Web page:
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U.S. Army Corps, DNR discuss flood resilience study in Jefferson City


On Monday, the U.S. Army Corps of Engineers and the Missouri Department of Natural Resources met to discuss the Lower Missouri Jefferson City spin-off study.

The study comes after the Missouri River flooded in 1993, 2011 and 2019, leaving billions of dollars in damage to buildings and agriculture. Community Planner with Corps of Engineers Kansas City District Ginger Niemann- Harper said the study looks into ways to protect homes and businesses in the city.

"You know, what we can do to increase that level of protection...the current levee you know, we're looking at potentially new levee systems here," Niemann-Harper said. "...How can we improve flood fighting efforts, how can we help elevate homes or businesses that are impacted?

Several community members gathered at the Lewis and Clark State Office Building Monday to receive a better understanding of where the study is at, and provide feedback. Some improvements discussed include setting the current levee back from the river so the water has more areas to go--making the current levee taller-- and looking into where the upstream and downstream systems water goes.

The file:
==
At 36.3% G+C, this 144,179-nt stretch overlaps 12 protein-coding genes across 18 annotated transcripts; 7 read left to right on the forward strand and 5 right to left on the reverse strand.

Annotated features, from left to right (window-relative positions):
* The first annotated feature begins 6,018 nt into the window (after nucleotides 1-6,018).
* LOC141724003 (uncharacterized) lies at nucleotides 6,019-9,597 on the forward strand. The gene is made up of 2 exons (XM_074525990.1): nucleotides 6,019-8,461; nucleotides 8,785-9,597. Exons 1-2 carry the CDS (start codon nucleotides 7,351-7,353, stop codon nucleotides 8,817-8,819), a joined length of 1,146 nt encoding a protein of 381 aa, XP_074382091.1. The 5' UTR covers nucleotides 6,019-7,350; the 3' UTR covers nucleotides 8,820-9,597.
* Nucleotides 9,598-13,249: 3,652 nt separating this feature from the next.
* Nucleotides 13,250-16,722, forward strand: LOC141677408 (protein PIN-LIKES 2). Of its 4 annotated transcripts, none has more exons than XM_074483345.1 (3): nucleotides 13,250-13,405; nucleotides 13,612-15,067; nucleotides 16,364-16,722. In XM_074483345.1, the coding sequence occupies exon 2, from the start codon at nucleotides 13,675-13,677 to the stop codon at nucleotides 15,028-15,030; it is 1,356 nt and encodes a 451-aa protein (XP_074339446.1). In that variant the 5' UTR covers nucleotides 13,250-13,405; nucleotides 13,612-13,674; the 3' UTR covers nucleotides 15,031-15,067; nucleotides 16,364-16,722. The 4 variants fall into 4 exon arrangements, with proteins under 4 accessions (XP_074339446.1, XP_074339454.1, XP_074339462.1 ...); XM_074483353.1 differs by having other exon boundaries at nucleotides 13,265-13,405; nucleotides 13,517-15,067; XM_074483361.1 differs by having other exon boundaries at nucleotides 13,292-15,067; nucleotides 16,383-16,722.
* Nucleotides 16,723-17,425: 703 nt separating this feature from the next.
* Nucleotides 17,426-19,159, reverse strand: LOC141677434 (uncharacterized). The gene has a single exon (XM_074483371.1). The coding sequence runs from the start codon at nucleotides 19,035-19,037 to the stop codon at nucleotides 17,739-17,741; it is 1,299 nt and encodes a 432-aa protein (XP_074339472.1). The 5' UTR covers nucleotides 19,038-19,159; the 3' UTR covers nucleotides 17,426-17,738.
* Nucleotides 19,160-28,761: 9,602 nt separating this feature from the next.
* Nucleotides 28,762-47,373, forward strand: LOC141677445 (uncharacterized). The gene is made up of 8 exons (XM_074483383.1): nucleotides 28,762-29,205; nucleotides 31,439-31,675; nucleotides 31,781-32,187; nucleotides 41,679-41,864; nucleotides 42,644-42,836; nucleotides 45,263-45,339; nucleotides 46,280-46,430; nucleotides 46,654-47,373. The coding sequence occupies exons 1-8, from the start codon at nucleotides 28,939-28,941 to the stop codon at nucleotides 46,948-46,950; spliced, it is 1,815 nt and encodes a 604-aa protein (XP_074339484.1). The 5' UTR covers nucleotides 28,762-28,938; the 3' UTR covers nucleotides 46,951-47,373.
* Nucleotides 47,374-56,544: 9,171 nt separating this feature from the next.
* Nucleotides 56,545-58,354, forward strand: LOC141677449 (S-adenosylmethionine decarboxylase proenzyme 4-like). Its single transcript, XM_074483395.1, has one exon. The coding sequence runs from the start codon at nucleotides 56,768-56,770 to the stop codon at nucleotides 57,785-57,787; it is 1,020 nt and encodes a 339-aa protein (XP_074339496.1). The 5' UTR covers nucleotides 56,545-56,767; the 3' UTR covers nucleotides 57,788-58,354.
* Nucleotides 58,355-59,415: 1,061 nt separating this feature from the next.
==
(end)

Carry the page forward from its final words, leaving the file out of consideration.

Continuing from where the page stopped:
Callaway County Commissioner Roger Fischer said he supports the idea of moving the levee back, so more volume of the water is able to transport down the river. Fischer also said he finds it important to ensure the protection of U.S. Route 54, as several people rely on the highway daily.

"We need to protect that corridor in and out of Jefferson City," Fischer said. "Can you imagine the parents when their children get on a bus and they're not sure if they're going to keep the road open or if it's going to flood?"

Another man told ABC17 News that he's had to pay thousands of dollars in past years to cover flood damage. He said his frustration lies with the city's inability to take into consideration everyone's opinions.

The city is hoping to have a report sent to congress for approval by 2026. The study would then move into them design and construction phase following that, if approved, according to Niemann-Harper.

Article Topic Follows: Jefferson City

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Nia Hinson


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